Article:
Secret police agent Leo Demidov (Tom Hardy), loses status, power and home when he refuses to denounce his own wife, Raisa (Noomi Rapace), as a traitor. Exiled from Moscow to a grim provincial outpost, Leo and Raisa join forces with General Mikhail Nesterov (Gary Oldman) to track down a serial killer who preys on young boys. Their quest for justice threatens a system-wide cover-up enforced by Leo’s psychopathic rival Vasili (Joel Kinnaman), who insists “There is no crime in Paradise.”

Based on the novel of the same name by Tom Smith, this hard hitting drama can get a bit heavy and caught up in its subplots but Hardy excels in his role, He truly is outstanding and I have to say his Russian accent is way better than the welsh accent he tried in Locke. This is a highly charged, thought provoking drama.

See If You Liked: Tinker Taylor Soldier Spy, The Crimson Rivers.


A female landscape-gardener, Sabine (Kate Winslet) is awarded the esteemed assignment to construct the grand gardens at Versailles, a gilt-edged position which thrusts her to the very centre of the court of King Louis XIV and bringing her to the attention of Andre (Matthias Schoenaerts), the courts renowned landscape artist, leading to a tangled romantic web.

A charming period chick flick with some big names and a return to the English Rose role Winslet plays so well.  Director, Alan Rickman pulls off a nicely shot film with beautiful scenes and great costumes; it just doesn’t seem to flow too well and lacks any real get up and go.

See if you liked: Madame Bovary, Labor Day.


In 1870s America, Danish ex-soldier, Jon, (Mads Mikkelsen) lays waste to the scoundrels who killed his wife and son; he unleashes the fury of a notorious gang leader. His cowardly fellow townspeople then betray him, forcing him to hunt down the outlaws alone.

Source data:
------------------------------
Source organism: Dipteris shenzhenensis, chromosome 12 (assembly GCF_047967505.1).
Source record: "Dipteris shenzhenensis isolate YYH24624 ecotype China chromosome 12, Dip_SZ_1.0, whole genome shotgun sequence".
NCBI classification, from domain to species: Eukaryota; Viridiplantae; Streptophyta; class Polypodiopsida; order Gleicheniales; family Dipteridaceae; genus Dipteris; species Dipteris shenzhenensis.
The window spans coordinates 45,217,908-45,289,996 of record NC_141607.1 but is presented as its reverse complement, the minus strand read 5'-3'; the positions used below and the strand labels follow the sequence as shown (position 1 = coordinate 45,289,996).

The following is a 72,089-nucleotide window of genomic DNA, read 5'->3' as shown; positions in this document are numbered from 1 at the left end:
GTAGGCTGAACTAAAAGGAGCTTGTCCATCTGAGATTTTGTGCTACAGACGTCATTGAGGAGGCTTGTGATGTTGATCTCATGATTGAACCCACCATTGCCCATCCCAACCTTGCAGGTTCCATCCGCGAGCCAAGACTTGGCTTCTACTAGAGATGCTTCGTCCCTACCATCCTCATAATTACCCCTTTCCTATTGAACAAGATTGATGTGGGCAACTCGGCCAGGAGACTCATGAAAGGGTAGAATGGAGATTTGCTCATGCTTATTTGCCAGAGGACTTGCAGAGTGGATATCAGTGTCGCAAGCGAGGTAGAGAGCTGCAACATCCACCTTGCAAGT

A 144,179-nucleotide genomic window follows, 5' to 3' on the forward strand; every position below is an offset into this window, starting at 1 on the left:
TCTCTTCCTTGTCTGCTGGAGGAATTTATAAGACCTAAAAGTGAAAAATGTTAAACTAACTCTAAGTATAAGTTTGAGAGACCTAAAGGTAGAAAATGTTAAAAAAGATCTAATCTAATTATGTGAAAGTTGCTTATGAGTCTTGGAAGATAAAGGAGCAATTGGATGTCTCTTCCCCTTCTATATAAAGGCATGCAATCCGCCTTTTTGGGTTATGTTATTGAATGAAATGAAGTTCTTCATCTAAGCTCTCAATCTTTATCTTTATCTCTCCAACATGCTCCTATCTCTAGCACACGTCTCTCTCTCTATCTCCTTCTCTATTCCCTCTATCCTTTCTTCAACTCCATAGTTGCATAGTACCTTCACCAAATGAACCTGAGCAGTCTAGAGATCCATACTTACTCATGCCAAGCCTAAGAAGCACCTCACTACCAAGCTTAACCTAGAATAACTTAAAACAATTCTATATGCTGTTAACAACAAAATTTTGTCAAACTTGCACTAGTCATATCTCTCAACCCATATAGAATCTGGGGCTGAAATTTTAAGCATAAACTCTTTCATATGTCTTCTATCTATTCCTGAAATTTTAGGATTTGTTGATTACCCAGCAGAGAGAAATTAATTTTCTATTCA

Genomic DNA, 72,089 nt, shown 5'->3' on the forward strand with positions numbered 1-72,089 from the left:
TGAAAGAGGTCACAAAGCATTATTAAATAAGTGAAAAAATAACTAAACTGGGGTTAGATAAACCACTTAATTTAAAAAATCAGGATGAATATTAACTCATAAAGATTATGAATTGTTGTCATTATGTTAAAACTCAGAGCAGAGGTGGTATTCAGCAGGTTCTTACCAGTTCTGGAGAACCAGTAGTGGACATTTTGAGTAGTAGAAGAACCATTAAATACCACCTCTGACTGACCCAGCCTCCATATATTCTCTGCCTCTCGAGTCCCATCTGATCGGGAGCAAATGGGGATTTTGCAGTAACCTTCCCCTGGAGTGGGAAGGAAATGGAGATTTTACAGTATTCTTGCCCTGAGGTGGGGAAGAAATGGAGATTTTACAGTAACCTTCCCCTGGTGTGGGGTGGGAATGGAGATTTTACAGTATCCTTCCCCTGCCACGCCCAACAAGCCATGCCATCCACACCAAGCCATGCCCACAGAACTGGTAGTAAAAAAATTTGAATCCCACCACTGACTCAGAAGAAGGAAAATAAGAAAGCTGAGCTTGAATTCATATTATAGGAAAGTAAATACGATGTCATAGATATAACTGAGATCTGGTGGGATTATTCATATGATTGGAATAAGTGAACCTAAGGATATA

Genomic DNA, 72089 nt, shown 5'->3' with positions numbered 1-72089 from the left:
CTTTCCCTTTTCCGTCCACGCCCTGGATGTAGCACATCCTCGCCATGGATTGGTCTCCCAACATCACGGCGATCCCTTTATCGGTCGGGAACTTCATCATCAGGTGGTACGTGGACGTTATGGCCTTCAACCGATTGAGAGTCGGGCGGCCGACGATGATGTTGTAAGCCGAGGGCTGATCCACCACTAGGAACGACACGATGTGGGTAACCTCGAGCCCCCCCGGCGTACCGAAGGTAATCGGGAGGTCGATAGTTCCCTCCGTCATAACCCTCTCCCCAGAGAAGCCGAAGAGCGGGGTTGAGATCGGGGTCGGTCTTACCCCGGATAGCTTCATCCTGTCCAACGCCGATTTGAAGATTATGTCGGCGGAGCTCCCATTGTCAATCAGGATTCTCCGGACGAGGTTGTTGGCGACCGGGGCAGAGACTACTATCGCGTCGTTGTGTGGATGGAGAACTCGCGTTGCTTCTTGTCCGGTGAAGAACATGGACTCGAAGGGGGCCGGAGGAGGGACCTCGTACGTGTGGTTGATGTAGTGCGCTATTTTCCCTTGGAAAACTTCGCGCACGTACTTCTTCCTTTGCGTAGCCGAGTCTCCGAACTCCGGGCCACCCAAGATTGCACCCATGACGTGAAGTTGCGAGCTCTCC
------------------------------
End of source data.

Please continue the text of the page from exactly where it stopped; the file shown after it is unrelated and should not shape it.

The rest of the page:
Predictable western style storyline, it all seems so familiar and there are definitely no surprises in store; however Mikkelsen delivers a strong performance in this entertaining, well staged old-fashioned stylized western thriller.

See if you liked: The Homesman, The Dark Valley.


Jamie (Jeremy Jordan), a young, talented up-and-coming Jewish novelist falls in love with Cathy (Anna Kendrick), a Shiksa Goddess and struggling actress. Their story is told almost entirely through song. All of Cathy’s songs begin at the end of their marriage and move backwards in time to the beginning of their love affair, while Jamie’s songs start at the beginning of their affair and move forward to the end of their marriage. They meet in the centre when Jamie proposes.

Disclaimer: Ear plugs are needed if you want to see this film, the entire story is told through song…and not very good song either, every number is monotonous, every song sounds the same and who told Anna Kendrick she could sing? Whilst the storyline looks at the struggle of the modern day relationships and juggle love with your career the whole musical adaption let’s this down.

See If You Liked: Rent, Chicago.


John (Jack Reynor) is young taxi driver on the fringes of the criminal underworld, who in an effort to save his mother (Toni Collette) from addiction and unite his broken family, is forced to take a job which will see him pushed further into its underbelly. Whatever he decides to do, his and his family’s lives will be changed forever.

Toni Collette is utterly mesmerizing and pretty amazing in Glassland, This woman really needs to get a lot more recognition than she does and to quote Reynor she was only on set for 5 days to film her part which is pretty mind blowing. The only thing about this film is it really does feel like it drags on with no real action taking place, it’s tough and gritty and tells a powerful story.

See If You Liked: Partisan, Pilgrim Hill.


A Sikh, Amar (Rez Kempton) a Muslim, Akbar (Sam Vincenti) and an Irish Catholic, Tony (Martin Delaney) take stock of their lives in contemporary London. Amar, whose promising career gets derailed by a turn of events, Tony, whose obsession with winning over the Asian woman of his dreams finds him pursuing the wrong woman, while Akbar, an ambitious charmer tries to manage business, love and friendship with the gift of the gab.

Trying to cram a number of different storylines into one film may leave you with a bit of a headache, but the fact it takes a stab at just how multicultural our country has become with an air of feel good comedy thrown in.

See if you liked: It’s A Wonderful Afterlife,